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Old 08-21-2013, 11:31 AM   #21
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Steering is the job of an autopilot or $8/hr helmsman. Sea time is valuable as long as you are paying attention...I had plenty of prospective captains with plenty of helm time and no brains. There are dozens of other important aspects of being a captain other than just time at the wheel...now time in the wheelhouse or knowing what's going on in there is certainly important. The USCG does look for that even though all time is not needed there.

Supposedly the USCG takes a look at the big picture and decides what in a persons package is worth anything or not....

I'm sure the USCG is aware that a shi#load of captains out there used a bunch of days at sea that were obtained loaded with alcohol, sleeping on someones engine hatch.
We must be talking about 2 different USCG's. I cant remember back to 1991 with accuracy but I do know that 'deck time' was important. This was mainly to exclude sea time as a purser or engineer. Most of the people that looked at the paper work and administered were not CG, they were civilians and just had guidelines to follow. When I applied for 100 ton Masters, all they wanted to know is that I had so many days on any boat with any motor on a navigable waterway or near coastal and had 90 days on a 100 Ton vessel as deck crew. There is no where, read anywhere. where they asked for wheel time.

The administration force at the USCG in New Orleans knew nothing about boats and could not answer any questions. Not even the people that gave the tests. The only questions they could answer were things like what books can I use for reference while taking the test.
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Old 08-21-2013, 11:32 AM   #22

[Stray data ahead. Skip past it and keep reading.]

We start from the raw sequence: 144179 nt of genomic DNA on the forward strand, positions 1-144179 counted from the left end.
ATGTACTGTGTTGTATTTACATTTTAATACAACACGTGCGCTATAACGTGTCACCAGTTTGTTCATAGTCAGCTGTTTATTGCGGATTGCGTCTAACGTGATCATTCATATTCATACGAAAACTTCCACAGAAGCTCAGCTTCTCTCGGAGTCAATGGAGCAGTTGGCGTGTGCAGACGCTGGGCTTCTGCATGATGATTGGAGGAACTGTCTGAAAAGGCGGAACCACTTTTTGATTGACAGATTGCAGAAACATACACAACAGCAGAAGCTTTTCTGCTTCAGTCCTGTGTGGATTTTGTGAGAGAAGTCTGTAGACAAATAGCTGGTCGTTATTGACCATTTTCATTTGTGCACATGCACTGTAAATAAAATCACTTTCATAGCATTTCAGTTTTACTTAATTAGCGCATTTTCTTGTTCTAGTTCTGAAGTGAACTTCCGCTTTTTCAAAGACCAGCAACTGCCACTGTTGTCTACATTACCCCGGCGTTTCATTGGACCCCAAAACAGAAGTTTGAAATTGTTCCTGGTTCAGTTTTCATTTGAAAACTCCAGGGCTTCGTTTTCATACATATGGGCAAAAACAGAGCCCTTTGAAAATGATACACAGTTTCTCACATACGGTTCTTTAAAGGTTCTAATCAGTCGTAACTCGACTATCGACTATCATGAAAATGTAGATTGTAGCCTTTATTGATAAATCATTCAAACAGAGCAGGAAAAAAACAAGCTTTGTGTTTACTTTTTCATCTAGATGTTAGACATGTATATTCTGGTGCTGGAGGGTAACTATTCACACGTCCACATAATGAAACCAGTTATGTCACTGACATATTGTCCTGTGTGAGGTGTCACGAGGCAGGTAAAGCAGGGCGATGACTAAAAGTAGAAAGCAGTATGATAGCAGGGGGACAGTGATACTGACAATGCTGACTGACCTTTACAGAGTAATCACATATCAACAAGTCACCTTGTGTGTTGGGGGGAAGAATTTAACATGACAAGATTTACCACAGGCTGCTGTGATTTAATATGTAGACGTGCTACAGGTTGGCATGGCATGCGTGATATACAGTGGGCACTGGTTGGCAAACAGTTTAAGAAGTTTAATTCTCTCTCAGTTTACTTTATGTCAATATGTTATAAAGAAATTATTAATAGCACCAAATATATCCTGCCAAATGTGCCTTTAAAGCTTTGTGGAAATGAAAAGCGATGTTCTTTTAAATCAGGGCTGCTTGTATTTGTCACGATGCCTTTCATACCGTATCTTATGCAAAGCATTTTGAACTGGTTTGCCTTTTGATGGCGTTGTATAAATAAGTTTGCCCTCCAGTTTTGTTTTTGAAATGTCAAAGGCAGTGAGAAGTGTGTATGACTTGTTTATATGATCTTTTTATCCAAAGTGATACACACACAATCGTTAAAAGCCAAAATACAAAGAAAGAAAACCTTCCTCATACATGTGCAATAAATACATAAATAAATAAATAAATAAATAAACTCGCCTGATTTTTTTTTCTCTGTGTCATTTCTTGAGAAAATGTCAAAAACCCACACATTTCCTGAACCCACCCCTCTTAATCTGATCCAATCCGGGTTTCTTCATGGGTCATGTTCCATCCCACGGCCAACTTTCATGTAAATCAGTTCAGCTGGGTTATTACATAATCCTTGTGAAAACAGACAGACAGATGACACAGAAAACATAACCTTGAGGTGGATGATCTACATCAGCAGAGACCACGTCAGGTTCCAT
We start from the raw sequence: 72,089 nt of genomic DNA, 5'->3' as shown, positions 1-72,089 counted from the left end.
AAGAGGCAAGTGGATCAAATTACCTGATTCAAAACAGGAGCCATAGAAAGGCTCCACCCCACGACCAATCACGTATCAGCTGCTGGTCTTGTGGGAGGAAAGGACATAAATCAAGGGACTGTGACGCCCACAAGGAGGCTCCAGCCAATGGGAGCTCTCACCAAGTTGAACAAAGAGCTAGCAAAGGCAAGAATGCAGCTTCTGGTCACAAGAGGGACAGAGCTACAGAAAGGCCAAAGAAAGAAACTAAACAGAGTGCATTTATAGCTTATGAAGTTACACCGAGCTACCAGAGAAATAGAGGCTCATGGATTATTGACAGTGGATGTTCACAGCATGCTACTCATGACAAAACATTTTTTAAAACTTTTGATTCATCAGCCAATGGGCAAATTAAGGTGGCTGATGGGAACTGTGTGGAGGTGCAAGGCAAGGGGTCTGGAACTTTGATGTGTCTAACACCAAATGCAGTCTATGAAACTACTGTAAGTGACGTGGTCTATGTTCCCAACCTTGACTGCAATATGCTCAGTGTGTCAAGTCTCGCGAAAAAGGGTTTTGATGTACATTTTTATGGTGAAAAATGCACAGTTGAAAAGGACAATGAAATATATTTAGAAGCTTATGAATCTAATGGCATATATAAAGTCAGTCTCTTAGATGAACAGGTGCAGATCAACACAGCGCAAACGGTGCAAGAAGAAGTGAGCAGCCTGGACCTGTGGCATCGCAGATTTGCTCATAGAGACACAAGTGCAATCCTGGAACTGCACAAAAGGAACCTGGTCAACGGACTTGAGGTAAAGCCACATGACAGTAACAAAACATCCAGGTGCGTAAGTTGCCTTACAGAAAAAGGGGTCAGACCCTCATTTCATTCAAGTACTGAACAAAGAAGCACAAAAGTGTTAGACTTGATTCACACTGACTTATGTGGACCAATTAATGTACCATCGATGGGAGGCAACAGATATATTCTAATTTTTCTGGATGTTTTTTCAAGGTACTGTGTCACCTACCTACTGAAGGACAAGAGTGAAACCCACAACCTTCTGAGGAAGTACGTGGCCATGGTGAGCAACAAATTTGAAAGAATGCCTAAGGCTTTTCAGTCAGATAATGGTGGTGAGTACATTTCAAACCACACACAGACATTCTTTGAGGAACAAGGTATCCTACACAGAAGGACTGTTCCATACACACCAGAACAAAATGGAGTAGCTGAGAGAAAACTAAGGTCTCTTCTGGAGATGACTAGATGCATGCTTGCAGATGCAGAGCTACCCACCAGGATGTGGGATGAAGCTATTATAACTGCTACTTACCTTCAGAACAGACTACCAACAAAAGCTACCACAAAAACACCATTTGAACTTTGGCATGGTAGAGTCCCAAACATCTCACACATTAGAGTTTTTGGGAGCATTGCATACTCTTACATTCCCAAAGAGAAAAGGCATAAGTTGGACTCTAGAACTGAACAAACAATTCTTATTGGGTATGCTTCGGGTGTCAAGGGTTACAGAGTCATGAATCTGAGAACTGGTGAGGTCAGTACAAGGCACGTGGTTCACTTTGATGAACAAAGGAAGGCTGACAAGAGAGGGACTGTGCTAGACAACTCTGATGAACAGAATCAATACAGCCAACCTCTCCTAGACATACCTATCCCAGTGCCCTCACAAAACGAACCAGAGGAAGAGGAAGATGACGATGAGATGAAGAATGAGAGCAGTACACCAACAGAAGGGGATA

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Obtaining a license as an ego trip can put you into legal danger in the event of an accident. You could be held to a higher standard then the other boater.
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Old 08-21-2013, 11:38 AM   #23
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Obtaining a license as an ego trip ......
Only someone with very low self esteem would think that to make themselves feel better.
Many of us with USCG licensing actually did work as commercial captains and actually made a living at it.
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Old 08-21-2013, 11:44 AM   #24
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And. Some still do...
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Old 08-21-2013, 11:46 AM   #25
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Sea time

I don't know how much has changed since the early 1990's regarding sea time so I may be remembering this wrong.

Sea time on personal pleasure boats was credited as 1/2 day for every day you were on it. This is part of the 795 (I think) days requirements.

For commercial fishing boats you were credited 1 for 1 on your sea time.

For oil field boats in the Gulf of Mexico and some other areas you were credited with 1 1/2 days for each day worked. I believe that was because it was well documented and understood that you worked 12 hour shifts.

When I took my test, I believe 120 days on the vessel size for the license applied for was required. I only needed 90 because I was in the oil fields serving the oil companies.
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Old 08-21-2013, 11:49 AM   #26
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[QUOTE=psneeld;174615]the only real difference is how sea time on a personal vessel may be accounted for...sea service forms do the same as the discharge book. [QUOTE]

I think thats a pretty significant difference. The Discharge Book also carries notations about skill levels and any other notations the Master feels appropriate. It's unlikely That a Master making his living on the water is going to "fudge" hours or skill levels in a Discharge Book that is a legal requirement of The Canada Shipping Act.
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Old 08-21-2013, 12:07 PM   #27
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[QUOTE=psneeld;174615]the only real difference is how sea time on a personal vessel may be accounted for...sea service forms do the same as the discharge book. [QUOTE]

Sorry, forgot to mention that in the Canadian system there is no credit for non-commercial hours.
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Old 08-21-2013, 12:26 PM   #28
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+1 for clearing up an old seaman's tale.

Agreed, the FAA would not hold me to a higher standard then any other passenger if the PIC (Pilot In Command) runs an aircraft off the runway with me aboard and with my pilots license in my pocket. Been there.

If I am not exercising my privilege (and unless I'm getting paid I'm not ) I would be just another passenger.